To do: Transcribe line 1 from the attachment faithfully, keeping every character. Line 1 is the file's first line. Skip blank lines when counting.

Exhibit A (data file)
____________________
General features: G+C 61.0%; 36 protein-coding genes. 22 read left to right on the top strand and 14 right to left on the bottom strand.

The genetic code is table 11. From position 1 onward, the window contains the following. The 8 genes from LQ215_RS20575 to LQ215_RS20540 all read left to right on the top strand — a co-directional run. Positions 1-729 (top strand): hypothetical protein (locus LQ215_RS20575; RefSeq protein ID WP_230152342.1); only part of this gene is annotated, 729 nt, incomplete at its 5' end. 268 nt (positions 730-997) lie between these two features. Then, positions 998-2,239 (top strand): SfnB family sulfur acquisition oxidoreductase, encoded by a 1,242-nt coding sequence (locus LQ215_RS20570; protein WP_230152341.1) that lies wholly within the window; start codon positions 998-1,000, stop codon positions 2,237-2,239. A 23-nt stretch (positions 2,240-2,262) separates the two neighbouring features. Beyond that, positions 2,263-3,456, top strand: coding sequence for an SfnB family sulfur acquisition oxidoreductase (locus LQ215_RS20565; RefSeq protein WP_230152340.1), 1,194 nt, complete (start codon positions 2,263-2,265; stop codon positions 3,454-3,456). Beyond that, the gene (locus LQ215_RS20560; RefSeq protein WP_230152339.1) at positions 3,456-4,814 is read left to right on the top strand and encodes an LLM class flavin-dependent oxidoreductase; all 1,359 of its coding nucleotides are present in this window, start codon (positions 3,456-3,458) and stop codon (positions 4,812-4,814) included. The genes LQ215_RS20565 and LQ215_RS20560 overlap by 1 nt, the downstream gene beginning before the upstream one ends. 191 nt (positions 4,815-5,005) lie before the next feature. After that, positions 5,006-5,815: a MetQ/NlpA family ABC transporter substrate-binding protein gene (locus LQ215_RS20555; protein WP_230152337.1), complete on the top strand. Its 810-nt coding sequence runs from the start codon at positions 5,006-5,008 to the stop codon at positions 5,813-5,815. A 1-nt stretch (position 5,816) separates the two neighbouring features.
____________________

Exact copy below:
General features: G+C 61.0%; 36 protein-coding genes. 22 read left to right on the top strand and 14 right to left on the bottom strand.